A Final Thought…
One last thing on questioning, it is vital to ensure you have all the right information in place before you proceed with making recommendations. I cannot take credit for this little tip, my good friend and mentor Gerry taught me this. Once you have completed your questioning and then confirmed the salient points back, just drop in a quick “is there anything you think I have missed?” or “is there anything else I need to know?” you will then get a ‘yes’ or ‘no’ in reply as it is a closed question, and a bloody good one too., and in this case you are looking for a ‘no’. It would be called a ‘positive no’ as it gives you permission to move on with the pitch. Give it go. I use it all the time whether selling or buying as it stops any nasty surprises.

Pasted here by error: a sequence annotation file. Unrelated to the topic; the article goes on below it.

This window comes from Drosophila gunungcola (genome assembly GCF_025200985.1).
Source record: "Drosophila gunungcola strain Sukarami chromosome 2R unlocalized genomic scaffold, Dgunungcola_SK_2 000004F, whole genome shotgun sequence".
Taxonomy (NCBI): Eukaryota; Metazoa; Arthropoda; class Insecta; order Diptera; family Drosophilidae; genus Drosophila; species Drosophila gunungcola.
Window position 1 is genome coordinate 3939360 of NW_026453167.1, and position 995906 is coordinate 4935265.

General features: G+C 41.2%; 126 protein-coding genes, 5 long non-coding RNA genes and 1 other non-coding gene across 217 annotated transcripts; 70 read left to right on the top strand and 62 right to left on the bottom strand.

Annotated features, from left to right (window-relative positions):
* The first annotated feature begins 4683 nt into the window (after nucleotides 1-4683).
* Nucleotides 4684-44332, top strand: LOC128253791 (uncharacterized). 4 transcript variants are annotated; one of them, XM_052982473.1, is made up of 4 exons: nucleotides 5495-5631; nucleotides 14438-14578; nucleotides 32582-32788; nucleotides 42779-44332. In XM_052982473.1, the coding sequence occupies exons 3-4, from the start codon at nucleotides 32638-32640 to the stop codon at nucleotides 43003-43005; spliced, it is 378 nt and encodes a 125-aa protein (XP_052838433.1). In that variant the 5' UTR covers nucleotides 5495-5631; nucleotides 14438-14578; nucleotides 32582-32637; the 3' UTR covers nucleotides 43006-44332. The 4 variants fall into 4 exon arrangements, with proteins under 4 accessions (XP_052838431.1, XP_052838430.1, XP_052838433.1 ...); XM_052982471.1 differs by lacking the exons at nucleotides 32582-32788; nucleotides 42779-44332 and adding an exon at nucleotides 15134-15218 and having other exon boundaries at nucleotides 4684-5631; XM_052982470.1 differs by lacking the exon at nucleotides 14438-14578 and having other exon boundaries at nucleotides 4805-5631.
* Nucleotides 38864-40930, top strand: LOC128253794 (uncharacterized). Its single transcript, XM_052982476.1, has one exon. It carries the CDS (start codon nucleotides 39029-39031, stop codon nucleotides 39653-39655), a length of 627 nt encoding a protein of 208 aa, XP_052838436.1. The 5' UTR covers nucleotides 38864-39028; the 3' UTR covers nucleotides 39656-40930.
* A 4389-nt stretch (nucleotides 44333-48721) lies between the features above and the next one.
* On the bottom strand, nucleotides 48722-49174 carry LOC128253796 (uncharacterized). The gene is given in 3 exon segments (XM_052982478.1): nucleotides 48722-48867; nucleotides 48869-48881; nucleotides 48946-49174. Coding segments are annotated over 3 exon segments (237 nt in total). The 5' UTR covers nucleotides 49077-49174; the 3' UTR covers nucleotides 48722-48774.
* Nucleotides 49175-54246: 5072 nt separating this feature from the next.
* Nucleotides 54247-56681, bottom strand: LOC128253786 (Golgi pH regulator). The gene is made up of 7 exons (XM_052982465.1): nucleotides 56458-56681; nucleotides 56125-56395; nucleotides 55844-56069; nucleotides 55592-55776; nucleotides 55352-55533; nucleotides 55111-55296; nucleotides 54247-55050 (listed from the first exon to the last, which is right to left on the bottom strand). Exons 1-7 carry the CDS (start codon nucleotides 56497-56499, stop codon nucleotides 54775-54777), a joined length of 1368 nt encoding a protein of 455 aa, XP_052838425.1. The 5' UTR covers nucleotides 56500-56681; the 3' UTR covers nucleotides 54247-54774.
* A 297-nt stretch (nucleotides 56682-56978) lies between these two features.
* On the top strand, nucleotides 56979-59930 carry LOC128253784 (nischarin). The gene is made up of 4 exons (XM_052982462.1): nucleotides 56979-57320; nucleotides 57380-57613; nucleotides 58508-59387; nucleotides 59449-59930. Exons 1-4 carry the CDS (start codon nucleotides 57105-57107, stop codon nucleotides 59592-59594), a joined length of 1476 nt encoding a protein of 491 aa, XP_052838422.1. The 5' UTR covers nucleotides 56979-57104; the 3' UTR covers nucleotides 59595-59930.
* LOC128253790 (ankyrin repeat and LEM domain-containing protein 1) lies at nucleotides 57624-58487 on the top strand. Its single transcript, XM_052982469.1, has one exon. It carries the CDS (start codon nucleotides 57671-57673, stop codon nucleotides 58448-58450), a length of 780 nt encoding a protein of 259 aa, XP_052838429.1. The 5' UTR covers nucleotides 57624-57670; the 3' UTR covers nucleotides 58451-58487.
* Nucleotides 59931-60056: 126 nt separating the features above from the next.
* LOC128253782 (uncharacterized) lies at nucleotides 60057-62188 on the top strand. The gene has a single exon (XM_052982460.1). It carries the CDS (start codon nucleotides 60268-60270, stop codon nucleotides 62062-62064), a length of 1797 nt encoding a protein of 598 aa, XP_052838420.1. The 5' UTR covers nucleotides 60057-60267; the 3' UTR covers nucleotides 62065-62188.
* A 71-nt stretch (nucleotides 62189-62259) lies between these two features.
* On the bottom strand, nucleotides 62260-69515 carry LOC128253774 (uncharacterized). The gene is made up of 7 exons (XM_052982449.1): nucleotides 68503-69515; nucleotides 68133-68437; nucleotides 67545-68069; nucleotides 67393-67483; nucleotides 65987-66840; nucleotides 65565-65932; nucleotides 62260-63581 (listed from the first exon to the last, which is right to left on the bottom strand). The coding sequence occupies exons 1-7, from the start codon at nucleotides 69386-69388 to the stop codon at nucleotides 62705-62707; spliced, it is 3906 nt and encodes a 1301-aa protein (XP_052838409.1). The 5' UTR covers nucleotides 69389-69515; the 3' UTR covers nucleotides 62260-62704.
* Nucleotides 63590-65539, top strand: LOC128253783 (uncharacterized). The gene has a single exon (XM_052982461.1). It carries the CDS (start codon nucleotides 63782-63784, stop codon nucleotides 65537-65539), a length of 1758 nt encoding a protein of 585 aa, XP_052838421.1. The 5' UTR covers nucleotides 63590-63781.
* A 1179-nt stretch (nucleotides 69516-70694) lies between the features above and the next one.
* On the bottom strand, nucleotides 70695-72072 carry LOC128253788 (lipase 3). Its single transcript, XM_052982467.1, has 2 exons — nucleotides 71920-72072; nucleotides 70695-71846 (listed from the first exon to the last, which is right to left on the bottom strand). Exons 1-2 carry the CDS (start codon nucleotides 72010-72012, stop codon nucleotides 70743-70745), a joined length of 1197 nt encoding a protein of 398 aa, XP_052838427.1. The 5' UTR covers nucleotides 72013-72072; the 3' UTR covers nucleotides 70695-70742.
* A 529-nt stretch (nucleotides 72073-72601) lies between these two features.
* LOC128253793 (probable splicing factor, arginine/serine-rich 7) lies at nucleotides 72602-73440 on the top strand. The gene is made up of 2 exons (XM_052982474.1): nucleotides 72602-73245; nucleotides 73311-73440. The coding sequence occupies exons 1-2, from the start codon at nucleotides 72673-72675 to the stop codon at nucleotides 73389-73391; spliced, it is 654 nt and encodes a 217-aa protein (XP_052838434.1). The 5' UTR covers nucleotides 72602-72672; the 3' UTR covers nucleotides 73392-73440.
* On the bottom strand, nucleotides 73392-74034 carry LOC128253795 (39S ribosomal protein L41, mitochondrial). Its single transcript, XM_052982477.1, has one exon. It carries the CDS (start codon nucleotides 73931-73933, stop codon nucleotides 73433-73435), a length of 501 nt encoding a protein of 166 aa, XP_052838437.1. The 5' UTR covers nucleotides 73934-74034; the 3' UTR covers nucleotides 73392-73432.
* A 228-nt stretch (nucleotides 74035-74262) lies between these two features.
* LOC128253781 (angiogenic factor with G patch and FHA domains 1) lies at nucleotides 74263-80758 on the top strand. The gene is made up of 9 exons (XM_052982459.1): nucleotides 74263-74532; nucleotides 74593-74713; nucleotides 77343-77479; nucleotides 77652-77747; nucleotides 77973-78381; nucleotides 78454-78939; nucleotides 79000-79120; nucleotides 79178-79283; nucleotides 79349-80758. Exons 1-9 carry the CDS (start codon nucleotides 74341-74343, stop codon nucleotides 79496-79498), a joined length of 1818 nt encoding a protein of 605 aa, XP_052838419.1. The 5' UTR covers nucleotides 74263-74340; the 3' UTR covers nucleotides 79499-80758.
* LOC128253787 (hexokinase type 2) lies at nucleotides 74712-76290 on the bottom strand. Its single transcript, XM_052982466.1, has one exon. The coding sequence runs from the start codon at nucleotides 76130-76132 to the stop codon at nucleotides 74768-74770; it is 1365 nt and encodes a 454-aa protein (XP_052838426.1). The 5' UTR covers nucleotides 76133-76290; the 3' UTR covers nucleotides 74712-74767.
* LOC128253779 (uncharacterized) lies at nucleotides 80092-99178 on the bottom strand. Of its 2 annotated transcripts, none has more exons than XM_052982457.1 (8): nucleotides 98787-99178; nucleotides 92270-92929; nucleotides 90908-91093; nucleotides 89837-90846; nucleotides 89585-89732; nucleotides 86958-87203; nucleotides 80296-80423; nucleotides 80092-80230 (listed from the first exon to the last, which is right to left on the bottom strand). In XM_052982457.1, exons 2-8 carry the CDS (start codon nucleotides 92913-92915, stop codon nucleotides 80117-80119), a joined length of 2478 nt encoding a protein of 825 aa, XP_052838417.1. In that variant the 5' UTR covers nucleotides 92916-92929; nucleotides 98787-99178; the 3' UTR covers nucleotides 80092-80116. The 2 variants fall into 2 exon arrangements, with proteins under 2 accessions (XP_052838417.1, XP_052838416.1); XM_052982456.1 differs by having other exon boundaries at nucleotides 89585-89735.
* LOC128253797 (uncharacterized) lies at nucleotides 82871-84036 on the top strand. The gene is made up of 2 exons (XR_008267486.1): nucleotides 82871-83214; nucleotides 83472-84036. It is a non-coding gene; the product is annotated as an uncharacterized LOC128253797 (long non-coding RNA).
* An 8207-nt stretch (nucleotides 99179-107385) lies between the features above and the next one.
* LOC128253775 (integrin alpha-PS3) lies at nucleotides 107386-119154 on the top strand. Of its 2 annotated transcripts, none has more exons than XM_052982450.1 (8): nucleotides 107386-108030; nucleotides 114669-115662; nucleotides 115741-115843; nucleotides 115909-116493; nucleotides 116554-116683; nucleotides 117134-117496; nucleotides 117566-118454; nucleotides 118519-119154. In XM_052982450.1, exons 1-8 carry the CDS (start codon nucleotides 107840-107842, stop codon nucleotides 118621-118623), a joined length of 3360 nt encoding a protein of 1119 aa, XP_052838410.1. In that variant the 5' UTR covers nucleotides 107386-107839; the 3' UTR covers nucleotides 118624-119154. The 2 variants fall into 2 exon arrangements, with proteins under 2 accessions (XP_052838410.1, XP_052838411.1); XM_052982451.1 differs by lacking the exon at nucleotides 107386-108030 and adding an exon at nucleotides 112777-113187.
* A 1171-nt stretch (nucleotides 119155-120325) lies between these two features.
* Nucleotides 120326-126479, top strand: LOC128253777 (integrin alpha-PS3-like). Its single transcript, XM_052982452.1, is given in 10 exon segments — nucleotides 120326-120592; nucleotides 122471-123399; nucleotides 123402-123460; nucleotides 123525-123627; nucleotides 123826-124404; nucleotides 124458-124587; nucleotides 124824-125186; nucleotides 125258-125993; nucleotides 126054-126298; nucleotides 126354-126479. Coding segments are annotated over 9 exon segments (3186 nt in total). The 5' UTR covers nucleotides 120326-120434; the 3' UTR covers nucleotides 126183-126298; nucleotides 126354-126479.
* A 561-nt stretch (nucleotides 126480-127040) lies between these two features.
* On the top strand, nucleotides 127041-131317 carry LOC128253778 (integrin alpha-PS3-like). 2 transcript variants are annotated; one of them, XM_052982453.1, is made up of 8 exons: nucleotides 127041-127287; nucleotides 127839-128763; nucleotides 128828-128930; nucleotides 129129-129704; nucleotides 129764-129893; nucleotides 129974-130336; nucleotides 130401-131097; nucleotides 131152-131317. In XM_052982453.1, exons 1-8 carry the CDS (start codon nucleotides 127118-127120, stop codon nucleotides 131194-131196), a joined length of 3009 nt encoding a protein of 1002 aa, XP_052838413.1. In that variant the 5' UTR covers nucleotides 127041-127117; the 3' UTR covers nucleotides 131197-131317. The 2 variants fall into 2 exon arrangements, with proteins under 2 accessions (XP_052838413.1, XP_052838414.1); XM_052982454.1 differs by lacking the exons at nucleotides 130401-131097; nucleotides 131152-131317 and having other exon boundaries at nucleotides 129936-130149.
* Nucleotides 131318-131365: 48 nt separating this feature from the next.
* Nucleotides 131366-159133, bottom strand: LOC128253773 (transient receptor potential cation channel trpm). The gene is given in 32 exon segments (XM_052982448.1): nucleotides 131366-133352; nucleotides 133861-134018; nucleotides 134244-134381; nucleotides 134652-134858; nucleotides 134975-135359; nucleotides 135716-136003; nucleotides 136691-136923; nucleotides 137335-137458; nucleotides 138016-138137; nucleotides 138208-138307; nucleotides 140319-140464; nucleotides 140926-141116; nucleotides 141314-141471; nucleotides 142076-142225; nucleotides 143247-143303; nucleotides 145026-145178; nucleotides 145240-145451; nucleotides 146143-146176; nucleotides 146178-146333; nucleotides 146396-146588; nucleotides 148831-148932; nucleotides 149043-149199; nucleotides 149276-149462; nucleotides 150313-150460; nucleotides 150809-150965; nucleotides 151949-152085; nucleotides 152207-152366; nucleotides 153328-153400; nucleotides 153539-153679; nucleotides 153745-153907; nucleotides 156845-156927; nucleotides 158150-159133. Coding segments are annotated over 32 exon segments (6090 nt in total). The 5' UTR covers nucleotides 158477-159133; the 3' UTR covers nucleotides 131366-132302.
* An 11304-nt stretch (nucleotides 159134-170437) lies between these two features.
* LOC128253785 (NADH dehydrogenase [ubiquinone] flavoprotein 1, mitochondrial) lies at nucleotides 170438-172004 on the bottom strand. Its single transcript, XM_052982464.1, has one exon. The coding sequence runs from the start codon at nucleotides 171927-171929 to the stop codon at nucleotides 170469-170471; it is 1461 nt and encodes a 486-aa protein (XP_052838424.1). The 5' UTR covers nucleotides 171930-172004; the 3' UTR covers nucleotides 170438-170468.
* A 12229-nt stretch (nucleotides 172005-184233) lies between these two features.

Based on this, and whether you are pitching to a new client or an existing one, take the time to plan some killer questions you might be surprised at how much trust you can build with a client and how much easier it is to pitch in a relevant way winning you more business and helping your client make more money.
This blog forms part of my sales training programme offered to businesses by SerialTrainer7. If you would like to have a chat about ways to improve your sales teams questioning skills or any other sales skills then please drop me a line at email@example.com, or call me on 07979 537824.